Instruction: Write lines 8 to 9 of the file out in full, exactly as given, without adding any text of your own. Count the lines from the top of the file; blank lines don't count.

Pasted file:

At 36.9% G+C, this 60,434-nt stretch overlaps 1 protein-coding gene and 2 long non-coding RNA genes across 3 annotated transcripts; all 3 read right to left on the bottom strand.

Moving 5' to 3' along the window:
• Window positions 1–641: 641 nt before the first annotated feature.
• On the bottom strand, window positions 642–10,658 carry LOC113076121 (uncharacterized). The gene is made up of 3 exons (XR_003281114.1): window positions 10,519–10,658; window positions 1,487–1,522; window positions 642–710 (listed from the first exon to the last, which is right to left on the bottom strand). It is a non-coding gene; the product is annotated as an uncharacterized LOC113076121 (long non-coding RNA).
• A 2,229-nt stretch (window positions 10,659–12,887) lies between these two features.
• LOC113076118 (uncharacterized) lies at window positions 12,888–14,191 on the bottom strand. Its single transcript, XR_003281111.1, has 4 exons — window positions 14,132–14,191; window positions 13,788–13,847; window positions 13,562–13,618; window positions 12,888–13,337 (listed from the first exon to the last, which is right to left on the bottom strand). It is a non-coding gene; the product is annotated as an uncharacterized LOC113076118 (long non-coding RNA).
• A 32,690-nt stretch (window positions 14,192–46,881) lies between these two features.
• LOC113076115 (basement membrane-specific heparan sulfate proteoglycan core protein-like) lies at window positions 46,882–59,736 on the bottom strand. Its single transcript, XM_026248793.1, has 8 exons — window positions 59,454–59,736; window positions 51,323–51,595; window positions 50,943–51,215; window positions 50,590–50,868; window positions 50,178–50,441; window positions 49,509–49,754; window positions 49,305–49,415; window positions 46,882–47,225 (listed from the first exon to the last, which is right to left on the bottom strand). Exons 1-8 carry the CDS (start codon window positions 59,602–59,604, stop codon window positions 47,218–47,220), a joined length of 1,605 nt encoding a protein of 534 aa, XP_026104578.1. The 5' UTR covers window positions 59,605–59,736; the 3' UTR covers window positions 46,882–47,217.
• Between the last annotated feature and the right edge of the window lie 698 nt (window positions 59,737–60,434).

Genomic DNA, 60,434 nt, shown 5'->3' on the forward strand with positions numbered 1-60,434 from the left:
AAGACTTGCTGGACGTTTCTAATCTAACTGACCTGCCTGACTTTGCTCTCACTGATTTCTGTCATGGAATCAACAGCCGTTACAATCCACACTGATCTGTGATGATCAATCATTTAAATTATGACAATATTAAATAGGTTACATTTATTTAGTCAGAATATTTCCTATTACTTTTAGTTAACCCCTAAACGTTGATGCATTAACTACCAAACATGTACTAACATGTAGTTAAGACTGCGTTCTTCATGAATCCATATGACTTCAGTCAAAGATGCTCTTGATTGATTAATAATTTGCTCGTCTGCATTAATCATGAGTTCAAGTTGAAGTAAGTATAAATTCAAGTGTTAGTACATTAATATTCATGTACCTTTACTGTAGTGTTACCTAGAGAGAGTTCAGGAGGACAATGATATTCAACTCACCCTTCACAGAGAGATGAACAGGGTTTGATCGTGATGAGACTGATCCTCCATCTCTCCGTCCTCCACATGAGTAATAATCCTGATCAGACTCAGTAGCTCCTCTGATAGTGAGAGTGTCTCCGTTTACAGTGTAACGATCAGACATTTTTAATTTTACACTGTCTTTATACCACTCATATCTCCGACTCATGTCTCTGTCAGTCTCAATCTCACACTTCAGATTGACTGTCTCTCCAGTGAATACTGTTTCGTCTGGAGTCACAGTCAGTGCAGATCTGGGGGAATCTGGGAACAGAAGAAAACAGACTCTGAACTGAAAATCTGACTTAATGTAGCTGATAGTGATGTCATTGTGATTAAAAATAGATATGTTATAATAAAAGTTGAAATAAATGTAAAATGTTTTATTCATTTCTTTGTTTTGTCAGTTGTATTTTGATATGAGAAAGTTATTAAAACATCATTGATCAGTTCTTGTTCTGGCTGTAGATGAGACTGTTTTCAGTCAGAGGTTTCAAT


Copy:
• LOC113076115 (basement membrane-specific heparan sulfate proteoglycan core protein-like) lies at window positions 46,882–59,736 on the bottom strand. Its single transcript, XM_026248793.1, has 8 exons — window positions 59,454–59,736; window positions 51,323–51,595; window positions 50,943–51,215; window positions 50,590–50,868; window positions 50,178–50,441; window positions 49,509–49,754; window positions 49,305–49,415; window positions 46,882–47,225 (listed from the first exon to the last, which is right to left on the bottom strand). Exons 1-8 carry the CDS (start codon window positions 59,602–59,604, stop codon window positions 47,218–47,220), a joined length of 1,605 nt encoding a protein of 534 aa, XP_026104578.1. The 5' UTR covers window positions 59,605–59,736; the 3' UTR covers window positions 46,882–47,217.
• Between the last annotated feature and the right edge of the window lie 698 nt (window positions 59,737–60,434).